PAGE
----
President Trump has issued an executive order requiring ByteDance to divest from its U.S. TikTok business within 90 days, CNBC reported. Part of the executive order requires ByteDance to prove that it has destroyed all data that was obtained or derived from the TikTok application in the United States.
…The transaction resulting in the acquisition by ByteDance of Musical.ly, to the extent that Musical.ly or any of its assets is used in furtherance or support of, or relating to, Musical.ly’s activities in interstate commerce in the United States … is hereby prohibited, and ownership of ByteDance of any interest in Musical.ly in the United States, whether effected directly or indirectly through ByteDance’s subsidaries, affiliates, or Chinese shareholders is also prohibited…
The wording in the executive order might be a little confusing to those who are unaware of how ByteDance, TikTok, and Musical.ly connect. ByteDance bought Musical.ly in 2019.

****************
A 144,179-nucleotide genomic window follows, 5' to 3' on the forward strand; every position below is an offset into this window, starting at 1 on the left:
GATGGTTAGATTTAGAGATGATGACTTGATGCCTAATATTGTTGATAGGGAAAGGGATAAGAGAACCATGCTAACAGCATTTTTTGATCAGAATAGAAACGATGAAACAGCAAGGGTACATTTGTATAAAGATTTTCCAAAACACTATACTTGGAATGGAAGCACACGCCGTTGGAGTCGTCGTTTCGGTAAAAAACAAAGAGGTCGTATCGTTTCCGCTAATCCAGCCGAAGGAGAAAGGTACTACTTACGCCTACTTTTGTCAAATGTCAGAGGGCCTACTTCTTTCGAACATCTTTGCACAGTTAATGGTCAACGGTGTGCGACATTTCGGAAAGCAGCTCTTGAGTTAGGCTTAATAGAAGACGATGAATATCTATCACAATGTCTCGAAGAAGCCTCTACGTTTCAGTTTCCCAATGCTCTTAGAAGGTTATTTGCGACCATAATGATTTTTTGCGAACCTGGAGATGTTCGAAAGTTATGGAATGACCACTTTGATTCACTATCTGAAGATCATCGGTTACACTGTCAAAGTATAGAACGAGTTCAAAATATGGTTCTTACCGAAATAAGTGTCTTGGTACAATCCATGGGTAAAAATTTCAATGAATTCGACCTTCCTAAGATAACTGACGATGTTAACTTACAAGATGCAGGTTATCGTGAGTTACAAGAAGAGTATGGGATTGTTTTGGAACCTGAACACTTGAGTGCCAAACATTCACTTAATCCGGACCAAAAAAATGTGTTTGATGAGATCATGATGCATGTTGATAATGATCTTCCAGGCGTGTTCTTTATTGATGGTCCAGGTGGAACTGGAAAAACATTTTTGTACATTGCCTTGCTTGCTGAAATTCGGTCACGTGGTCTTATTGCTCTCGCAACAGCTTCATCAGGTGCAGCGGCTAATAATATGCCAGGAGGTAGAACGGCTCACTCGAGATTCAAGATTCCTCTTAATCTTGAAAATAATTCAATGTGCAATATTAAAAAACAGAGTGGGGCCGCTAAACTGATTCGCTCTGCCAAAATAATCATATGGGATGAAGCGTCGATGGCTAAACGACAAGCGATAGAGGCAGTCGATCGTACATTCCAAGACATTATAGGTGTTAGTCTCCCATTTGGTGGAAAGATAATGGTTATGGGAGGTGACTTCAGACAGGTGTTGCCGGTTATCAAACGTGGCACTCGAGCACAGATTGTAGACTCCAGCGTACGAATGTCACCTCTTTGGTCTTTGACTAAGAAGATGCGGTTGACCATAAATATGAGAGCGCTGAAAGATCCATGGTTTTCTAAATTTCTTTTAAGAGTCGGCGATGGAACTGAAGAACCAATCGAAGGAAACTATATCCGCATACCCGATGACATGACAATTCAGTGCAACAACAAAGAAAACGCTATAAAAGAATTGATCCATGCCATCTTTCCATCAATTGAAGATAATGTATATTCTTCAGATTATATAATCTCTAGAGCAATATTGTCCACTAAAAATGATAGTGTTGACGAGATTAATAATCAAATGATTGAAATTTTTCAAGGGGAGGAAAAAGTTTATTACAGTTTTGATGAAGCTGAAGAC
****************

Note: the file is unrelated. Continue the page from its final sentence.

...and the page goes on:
The FTC learned that Musical.ly (which quickly became TikTok) illegally collected personal information from children. User accounts on Musical.ly were public by default, and it appears there were some problems with adults trying to contact children on the Musical.ly app. According to the FTC, operators of the Musical.ly app were aware that a significance percentage of users were under the age of 13.
TikTok agreed to pay $5.7 million to settle the allegations made by the FTC.
The executive order requires ByteDance to sell or spin off its U.S. TikTok business within 90 days. It might be possible. Microsoft has been in discussions with ByteDance about a potential acquisition of TikTok. A previous executive order required ByteDance to reach a deal within 45 days. If that did not happen, then the order would force U.S. based app stores to stop distributing the TikTok app. The new executive order extends that timeline to 90 days.
I cannot help but wonder what happens if Microsoft acquires TikTok. Do the problems with it (and Musical.ly before it) become Microsoft’s problems to resolve? Will Microsoft be expected to provide proof that the data ByteDance gleaned from U.S. users has been destroyed? Or will ByteDance have to provide that proof itself?